Civilization! Life jackets and sea boots and nautical charts were stowed away, out came walking shoes and wallets and other implements of land life. Coins and keys that had drifted to the bottom of lockers, alien and purposeless at sea, came back to top center. We were going to spend the winter at the municipal marina, St Augustine’s equivalent to Annapolis’ City Dock, right in the heart of the extremely walkable downtown of the oldest continuously-inhabited city in the U.S. There were multicultural influences from the early Spanish explorers and soldiers to the lavish excess of the Gilded Era and, I’m sure, others I had yet to learn about; and art and restaurants and nautical history and beaches to walk on and holiday festivals and who knew what else? I wanted to experience all of it. Right now and all at once, if possible. First, though, we remembered from our last visit that there was a wonderful brewpub directly across the street from the marina. It was time for a celebratory lunch -- we had arrived!


Posted: November 19, 12:52 pm | (permalink) | (0 comments)

PB171921 st aug nav chart We are here! [Nautical chart of St Augustine, FL]

When I was a kid and got my textbooks on the first day of school, I’d excitedly bring them home and turn to the middle, anxious to see what was in store for me and what kinds of cool new things I’d know by the end of the year. Of course, that was never a very productive enterprise. Knowledge in so many areas builds on previous steps. So the middle of the textbook would be daunting and incomprehensible because it required things that I hadn’t learned yet. How can you do algebra if you haven’t yet mastered arithmetic? I would come away from these explorations skeptical that I would ever pass my courses that year (but I always did, obviously).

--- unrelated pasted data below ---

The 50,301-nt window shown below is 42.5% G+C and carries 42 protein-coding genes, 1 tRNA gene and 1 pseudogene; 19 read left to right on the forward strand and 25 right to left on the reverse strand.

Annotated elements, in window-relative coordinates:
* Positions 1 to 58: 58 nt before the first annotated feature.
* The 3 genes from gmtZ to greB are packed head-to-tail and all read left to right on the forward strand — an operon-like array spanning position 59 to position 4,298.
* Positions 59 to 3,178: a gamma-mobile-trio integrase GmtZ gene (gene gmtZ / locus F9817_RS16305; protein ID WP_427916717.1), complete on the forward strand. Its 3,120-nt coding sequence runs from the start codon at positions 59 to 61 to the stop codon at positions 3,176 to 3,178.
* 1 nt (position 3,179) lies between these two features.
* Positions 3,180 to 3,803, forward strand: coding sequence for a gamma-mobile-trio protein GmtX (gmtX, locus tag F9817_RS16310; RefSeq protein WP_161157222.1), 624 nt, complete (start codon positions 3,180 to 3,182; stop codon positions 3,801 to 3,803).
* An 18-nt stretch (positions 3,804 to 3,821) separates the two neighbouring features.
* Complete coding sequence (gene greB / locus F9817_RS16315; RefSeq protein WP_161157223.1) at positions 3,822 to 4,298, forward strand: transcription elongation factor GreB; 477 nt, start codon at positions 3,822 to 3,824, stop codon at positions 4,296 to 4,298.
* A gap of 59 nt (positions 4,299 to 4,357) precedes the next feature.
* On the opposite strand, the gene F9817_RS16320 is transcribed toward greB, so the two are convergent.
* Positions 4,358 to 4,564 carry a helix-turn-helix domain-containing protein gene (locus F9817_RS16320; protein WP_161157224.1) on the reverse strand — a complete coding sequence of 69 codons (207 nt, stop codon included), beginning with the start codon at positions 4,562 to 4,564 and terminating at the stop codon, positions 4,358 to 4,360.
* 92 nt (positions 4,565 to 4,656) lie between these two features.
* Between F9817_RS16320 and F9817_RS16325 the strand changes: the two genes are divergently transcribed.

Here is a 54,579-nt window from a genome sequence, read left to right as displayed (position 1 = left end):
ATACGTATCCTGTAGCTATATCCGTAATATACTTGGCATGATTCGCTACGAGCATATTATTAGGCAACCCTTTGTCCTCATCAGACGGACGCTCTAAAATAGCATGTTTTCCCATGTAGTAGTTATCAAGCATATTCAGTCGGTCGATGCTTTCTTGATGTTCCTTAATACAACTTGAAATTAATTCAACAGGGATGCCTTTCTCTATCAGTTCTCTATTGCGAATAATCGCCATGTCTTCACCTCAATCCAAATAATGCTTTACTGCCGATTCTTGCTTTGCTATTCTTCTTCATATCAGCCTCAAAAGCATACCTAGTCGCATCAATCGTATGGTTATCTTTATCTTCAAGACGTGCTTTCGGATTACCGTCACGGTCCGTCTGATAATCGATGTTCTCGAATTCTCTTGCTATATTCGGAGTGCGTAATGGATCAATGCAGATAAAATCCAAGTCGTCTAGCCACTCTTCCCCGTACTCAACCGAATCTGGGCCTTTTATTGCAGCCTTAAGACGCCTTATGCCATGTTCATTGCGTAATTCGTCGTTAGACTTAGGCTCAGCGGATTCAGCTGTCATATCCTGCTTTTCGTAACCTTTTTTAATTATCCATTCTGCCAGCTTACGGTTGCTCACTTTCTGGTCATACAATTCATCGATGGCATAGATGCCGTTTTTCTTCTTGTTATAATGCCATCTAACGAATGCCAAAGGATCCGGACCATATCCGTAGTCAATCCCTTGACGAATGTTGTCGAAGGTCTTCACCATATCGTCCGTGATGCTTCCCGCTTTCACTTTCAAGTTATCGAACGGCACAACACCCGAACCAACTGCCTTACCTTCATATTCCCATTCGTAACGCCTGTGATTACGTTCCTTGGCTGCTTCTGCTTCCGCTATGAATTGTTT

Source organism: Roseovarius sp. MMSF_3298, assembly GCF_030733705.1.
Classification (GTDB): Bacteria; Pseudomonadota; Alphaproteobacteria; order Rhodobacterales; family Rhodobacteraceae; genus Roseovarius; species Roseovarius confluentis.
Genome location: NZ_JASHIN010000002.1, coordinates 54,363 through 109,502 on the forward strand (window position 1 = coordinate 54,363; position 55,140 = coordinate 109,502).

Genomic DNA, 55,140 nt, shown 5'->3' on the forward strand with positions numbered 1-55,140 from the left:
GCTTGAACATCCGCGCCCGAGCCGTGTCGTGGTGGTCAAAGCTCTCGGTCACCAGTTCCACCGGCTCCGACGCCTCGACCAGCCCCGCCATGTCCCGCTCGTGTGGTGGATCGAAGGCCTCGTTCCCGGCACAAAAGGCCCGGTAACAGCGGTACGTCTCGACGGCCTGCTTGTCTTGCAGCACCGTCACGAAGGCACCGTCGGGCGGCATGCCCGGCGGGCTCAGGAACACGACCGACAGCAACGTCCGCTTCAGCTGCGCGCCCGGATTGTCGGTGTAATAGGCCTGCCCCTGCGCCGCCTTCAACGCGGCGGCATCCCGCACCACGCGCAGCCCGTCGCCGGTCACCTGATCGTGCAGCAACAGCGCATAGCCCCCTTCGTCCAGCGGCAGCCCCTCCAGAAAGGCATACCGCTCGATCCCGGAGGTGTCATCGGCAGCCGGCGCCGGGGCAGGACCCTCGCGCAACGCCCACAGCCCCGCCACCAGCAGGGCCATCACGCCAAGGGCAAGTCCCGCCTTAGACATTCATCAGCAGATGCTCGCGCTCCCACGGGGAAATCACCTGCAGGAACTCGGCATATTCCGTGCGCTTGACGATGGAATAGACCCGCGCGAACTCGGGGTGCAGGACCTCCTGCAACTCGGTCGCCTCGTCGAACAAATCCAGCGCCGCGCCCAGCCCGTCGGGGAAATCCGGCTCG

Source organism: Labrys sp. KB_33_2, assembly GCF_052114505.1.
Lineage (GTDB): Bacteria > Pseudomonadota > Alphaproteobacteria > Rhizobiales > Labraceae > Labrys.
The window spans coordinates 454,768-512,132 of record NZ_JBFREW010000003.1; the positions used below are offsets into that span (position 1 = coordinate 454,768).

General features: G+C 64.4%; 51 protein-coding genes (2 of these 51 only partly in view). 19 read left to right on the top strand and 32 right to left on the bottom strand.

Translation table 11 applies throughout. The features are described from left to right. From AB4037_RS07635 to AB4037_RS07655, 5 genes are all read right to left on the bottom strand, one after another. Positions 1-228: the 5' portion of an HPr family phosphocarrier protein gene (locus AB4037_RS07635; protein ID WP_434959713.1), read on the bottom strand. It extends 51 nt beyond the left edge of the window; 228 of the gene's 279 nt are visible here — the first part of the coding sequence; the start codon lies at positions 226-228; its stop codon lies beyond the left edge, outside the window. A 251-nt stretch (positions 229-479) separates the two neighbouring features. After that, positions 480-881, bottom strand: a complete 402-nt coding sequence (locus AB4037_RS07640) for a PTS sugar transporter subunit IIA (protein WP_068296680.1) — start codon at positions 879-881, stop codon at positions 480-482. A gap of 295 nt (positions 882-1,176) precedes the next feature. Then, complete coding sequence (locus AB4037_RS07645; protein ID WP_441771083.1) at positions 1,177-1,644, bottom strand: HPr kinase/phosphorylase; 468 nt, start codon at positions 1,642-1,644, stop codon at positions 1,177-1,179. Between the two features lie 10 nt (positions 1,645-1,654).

I had a flashback to that same feeling when I looked at the nautical charts for all the areas we’d have to traverse to get from Annapolis to St Augustine. I’d look at cities and harbors many days’ travel away – Norfolk and Beaufort and Charleston and Savannah – and it would seem inconceivable that we could ever get there. Just too much distance to traverse; too much could happen. But just like school, one thing built on the previous one, step by step and we did it.

Coming into port we got a hint of what the pioneers to reach the US must have felt, as we watched the spires of town, the lighthouse, and the old fort come into view and become larger and clearer. What adventures would our new (temporary) home hold for us?

PB141886 [photo: making landfall in St Augustine]

Wind! (Gimme Shelter!)

Posted: November 11, 9:33 am | (permalink) | (0 comments)

PB041798 anchorage at Bryan Creek [photo: we spent 5 days in this anchorage]

We carefully planned out the next few days’ travel and then … So much for plans! Not to worry so much about upcoming shoals and tides, now the forecast is for wind wind wind. Our first priority is to seek what shelter is available here in the marshes. What we really want is a snug still cove with trees or bluffs on all sides. Ain’t gonna happen. The marsh grasses here are like the wheat fields of Dan’s childhood – wide and open and flat. There are a few clumps and lines of trees here and there, but nothing like the 360 degree shelter we’d like. Instead, we’ll settle for “less open.” We found Bryan Creek, a creek in the marsh grass, with trees to the northwest. At least there isn’t a wide expanse of water for waves to build, although the grass isn’t tall enough to shelter us from any wind. Well, maybe it would be tall enough at low tide, almost 8 feet lower than high tide. Those big tides meant there would be a lot of current in addition to the predicted gale-force winds; once again we were glad to have invested in an anchor designed to hold a boat half again our size.